Professsor Mohammed Athar, standing, and research associates Zhiping Weng and Tripti Singh and postdoctoral fellow Jian-He Wu work on a skin cream they believe may help the body defend against and repair damage to skin cells that cause cancer.

A skin cream developed and tested by UAB Professor Mohammad Athar, Ph.D., has shown it can hyper-activate the body's natural DNA repair mechanisms in preclinical testing, scoring a major breakthrough in the fight against skin cancer.

The active component of the cream protected mice from skin cancer and reduced the growth of cancers already present by repairing damaged proteins called p53, a tumor-suppressor gene. The cream could one day be added to sunscreen as a cancer-fighting ingredient if it is shown to have the same effect in humans. The compound also could be effective in the fight against other cancers that feature p53 mutations.

"This is a very big breakthrough," says Athar, principal investigator of the National Cancer Institute-funded project. "More than 50 percent of all human malignancies have detectable p53 mutations, and the remaining 50 percent that retain wild-type p53 also have problems with other downstream signaling molecules. This finding could potentially help a wide variety of cancers with p53 mutations."

Athar's findings recently were published in the Journal of Clinical Investigation.

Common cancer
More than 1 million cases of non-melanoma skin cancer diagnosed yearly in the United States are considered to be sun-related, according to the American Cancer Society. Non-melanoma skin cancer, the most common type of cancer affecting humans, occurs in either basal cells or squamous cells. Those cancers typically occur in sun-exposed areas.

Most skin cancers are caused by ultraviolet (UV) light exposure to the skin by sunlight or man-made tanning lamps. There is strong epidemiologic evidence supporting a relationship between UV light exposure and non-melanoma skin cancer and a growing evidence of a relationship between indoor tanning and melanoma.

Chronic exposure to UV light is a risk factor for skin cancer in which signature mutations in the p53 tumor-suppressor gene occur. This happens due to DNA damage and contributes to cancer development.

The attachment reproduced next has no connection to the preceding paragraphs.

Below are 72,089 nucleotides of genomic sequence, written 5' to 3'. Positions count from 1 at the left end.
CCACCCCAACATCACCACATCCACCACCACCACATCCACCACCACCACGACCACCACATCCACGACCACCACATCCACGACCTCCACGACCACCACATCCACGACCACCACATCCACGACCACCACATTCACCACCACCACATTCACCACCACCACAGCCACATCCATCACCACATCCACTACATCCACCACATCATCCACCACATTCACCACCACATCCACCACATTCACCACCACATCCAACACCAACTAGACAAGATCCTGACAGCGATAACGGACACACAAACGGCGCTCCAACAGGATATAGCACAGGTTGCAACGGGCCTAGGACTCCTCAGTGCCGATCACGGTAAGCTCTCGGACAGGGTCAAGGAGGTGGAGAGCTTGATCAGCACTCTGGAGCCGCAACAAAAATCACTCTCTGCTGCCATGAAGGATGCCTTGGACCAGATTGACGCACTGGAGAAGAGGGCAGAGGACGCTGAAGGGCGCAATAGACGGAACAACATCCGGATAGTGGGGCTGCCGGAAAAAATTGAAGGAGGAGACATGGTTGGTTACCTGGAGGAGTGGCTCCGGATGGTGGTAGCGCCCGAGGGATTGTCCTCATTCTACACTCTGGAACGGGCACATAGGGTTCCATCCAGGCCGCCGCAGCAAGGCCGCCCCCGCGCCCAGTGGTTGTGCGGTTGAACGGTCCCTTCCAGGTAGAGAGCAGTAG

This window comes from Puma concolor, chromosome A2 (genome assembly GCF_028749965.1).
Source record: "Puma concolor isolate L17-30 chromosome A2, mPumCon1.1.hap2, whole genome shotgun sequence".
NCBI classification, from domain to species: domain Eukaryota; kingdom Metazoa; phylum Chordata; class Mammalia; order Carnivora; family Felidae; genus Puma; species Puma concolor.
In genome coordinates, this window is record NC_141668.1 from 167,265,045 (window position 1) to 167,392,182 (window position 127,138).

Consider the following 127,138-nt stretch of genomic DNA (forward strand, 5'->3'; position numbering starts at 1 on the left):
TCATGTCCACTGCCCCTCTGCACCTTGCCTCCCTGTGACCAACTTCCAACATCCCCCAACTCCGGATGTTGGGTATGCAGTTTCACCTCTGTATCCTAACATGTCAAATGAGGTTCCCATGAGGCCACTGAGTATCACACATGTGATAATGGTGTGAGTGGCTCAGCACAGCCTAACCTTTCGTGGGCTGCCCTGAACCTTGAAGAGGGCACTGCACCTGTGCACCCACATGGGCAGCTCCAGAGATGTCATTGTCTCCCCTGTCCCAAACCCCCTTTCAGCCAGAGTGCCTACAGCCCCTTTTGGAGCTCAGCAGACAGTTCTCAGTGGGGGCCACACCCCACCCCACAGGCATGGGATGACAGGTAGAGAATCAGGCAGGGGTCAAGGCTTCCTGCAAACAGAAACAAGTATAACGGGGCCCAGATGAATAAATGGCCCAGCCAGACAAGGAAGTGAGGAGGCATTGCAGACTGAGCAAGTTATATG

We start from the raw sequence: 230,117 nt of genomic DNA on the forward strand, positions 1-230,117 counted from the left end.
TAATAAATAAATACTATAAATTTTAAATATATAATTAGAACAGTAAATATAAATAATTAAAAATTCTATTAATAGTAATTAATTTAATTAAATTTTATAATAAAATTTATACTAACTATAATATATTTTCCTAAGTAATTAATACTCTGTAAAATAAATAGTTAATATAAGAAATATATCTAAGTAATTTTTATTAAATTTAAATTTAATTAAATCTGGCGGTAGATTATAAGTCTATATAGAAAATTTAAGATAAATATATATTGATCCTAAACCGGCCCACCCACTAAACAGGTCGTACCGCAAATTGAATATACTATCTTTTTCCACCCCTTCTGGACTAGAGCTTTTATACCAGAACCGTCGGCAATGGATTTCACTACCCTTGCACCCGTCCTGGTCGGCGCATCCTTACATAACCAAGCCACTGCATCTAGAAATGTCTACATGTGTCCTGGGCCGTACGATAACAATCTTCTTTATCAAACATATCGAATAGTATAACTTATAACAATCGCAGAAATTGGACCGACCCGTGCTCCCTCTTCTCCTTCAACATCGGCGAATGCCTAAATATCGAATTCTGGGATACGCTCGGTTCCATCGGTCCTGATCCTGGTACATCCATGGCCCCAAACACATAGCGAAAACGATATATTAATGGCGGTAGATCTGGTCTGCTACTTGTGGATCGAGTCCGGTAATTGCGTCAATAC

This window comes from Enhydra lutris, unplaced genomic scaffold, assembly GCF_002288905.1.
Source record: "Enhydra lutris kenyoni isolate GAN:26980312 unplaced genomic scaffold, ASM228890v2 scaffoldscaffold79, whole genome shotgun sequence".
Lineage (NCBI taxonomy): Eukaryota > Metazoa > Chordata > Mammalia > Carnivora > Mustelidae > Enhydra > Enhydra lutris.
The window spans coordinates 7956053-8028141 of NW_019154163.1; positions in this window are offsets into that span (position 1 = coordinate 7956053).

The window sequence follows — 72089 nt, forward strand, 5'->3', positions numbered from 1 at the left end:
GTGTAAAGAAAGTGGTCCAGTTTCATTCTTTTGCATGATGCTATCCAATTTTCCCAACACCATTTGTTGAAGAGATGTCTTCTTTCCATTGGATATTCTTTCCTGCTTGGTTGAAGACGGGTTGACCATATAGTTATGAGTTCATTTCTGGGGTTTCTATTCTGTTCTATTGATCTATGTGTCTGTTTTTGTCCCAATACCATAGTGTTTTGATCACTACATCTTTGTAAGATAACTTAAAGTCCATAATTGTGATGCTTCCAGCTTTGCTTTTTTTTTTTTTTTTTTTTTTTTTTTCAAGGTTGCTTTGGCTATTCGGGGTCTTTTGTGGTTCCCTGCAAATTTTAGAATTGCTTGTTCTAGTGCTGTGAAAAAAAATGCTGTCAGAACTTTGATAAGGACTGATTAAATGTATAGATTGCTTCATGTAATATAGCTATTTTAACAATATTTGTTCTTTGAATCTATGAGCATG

The active component of the cream reactivates disabled forms of the tumor-suppressing p53 protein, enabling it to repair damaged DNA. P53 controls other important cellular functions, including cell division and a genetically encoded auto-destruct pathway called apoptosis that kills unhealthy cells.

"This is the first time someone has shown this can work in relevant mouse models," he says. "We've been working on this for about five years, and we've slowly found we could make the p53 functional again." Athar's colleagues around the country say the findings are encouraging.

"Mutant p53 is an important target for cancer-therapy development because mutations in this guardian of the genome lead to tumor development and progression and are associated with poor response to therapy," says Wafik El-Deiry, a cancer biologist at the University of Pennsylvania School of Medicine in Philadelphia. "These studies have important implications for chemoprevention as well as therapy of common, mutant p53-driven tumors."

Next step
Athar says the next step for the skin cream is beginning Phase I and II clinical trials here at UAB. When those begin "depends on funding," he says. Athar hopes to pursue the compound's use in other cancers with p53 mutations, especially pancreatic and breast cancers — two of the common forms of cancer with frequent p53 mutations.

"The most important part of this finding is that if this proves correct, it will open doors for a large number of clinical trials for cancers in which we have identified p53 mutations," he says. "I'm certainly interested in investigating how this compound can work in treating other cancers."